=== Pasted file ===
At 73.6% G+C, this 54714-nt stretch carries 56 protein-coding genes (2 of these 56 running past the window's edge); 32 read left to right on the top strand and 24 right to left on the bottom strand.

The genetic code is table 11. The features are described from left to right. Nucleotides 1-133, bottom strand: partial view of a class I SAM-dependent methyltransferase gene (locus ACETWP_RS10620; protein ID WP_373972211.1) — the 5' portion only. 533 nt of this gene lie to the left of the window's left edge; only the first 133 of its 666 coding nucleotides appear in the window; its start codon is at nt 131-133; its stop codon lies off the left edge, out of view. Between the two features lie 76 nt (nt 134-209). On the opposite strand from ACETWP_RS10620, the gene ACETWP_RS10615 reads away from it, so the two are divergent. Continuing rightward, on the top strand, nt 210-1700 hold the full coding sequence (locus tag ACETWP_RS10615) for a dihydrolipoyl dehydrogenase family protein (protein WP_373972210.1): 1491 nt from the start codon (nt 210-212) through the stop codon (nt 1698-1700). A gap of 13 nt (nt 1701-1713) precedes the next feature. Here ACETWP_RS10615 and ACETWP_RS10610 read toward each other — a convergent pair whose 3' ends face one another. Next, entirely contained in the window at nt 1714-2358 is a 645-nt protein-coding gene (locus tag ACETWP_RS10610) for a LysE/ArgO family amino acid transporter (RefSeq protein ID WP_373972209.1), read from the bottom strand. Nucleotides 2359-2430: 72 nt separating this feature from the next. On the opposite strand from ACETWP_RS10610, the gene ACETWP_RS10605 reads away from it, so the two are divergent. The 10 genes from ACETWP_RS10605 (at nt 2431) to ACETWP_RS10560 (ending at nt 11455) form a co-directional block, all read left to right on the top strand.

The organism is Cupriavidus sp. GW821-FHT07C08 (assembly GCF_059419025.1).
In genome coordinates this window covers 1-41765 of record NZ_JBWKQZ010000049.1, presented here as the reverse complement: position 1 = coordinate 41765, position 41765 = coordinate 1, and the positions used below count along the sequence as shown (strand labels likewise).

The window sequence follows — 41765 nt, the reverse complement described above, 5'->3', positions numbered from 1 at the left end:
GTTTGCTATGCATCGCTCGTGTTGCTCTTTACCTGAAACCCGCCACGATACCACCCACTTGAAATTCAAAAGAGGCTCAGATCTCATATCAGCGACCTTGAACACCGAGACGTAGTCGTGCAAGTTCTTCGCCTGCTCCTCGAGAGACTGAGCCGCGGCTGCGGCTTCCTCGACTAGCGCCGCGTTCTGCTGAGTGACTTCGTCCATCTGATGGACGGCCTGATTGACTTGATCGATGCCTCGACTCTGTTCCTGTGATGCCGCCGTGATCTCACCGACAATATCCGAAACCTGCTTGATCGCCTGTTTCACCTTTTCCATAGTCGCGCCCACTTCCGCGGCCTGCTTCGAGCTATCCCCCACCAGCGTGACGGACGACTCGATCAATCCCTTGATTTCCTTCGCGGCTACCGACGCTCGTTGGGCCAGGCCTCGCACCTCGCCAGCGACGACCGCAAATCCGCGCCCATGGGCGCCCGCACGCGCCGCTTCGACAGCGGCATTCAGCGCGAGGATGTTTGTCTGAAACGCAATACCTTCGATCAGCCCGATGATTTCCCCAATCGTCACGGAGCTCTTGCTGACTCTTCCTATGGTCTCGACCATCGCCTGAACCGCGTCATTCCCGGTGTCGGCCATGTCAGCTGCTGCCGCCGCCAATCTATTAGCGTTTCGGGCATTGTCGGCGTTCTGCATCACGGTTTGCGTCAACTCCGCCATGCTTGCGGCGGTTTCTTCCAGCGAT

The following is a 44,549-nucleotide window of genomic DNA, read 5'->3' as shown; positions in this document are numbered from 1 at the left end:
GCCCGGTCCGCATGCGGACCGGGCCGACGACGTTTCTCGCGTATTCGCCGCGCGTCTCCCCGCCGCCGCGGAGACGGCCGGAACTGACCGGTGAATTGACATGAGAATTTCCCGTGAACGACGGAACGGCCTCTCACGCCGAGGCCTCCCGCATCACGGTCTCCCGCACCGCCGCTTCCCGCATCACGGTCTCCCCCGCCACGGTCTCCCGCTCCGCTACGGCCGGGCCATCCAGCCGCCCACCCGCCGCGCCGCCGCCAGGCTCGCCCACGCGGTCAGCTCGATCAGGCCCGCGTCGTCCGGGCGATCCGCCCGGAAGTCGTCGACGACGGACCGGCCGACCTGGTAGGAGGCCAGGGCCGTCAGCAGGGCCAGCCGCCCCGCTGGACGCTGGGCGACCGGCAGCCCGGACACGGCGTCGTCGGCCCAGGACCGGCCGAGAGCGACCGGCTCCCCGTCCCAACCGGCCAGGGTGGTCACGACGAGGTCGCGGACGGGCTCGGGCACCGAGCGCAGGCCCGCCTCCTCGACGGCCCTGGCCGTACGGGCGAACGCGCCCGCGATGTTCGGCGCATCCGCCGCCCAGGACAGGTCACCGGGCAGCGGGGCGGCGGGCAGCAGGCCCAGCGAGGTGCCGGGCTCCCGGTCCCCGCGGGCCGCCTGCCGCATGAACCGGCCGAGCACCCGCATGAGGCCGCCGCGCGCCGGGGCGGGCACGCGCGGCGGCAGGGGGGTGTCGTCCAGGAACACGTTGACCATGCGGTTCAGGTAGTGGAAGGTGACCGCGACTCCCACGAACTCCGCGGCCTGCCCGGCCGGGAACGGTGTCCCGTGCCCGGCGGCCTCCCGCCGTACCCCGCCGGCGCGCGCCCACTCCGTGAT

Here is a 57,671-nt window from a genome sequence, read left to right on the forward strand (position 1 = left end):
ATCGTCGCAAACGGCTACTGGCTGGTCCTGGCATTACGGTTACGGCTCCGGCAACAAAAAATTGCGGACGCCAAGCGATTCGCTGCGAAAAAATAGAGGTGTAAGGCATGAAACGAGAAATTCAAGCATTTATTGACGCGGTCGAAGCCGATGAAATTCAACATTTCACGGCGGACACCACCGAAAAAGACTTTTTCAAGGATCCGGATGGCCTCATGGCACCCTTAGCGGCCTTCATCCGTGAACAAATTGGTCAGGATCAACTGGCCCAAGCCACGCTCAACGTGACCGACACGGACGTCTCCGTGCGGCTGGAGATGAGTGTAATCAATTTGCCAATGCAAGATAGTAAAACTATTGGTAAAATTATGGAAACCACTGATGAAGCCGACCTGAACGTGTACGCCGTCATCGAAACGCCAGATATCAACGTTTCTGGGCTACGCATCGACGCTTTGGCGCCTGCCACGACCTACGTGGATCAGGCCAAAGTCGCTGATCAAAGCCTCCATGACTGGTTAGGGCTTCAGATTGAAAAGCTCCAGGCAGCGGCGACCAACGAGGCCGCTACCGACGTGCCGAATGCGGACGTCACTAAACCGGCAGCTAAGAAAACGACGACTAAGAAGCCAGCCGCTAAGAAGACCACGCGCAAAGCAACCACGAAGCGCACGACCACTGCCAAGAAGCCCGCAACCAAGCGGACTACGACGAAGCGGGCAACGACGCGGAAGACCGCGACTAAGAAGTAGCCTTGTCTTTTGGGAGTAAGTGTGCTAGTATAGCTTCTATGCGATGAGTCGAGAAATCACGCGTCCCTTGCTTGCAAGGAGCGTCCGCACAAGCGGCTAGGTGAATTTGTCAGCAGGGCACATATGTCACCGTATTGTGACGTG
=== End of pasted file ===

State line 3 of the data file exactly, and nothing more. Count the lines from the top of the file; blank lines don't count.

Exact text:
The organism is Cupriavidus sp. GW821-FHT07C08 (assembly GCF_059419025.1).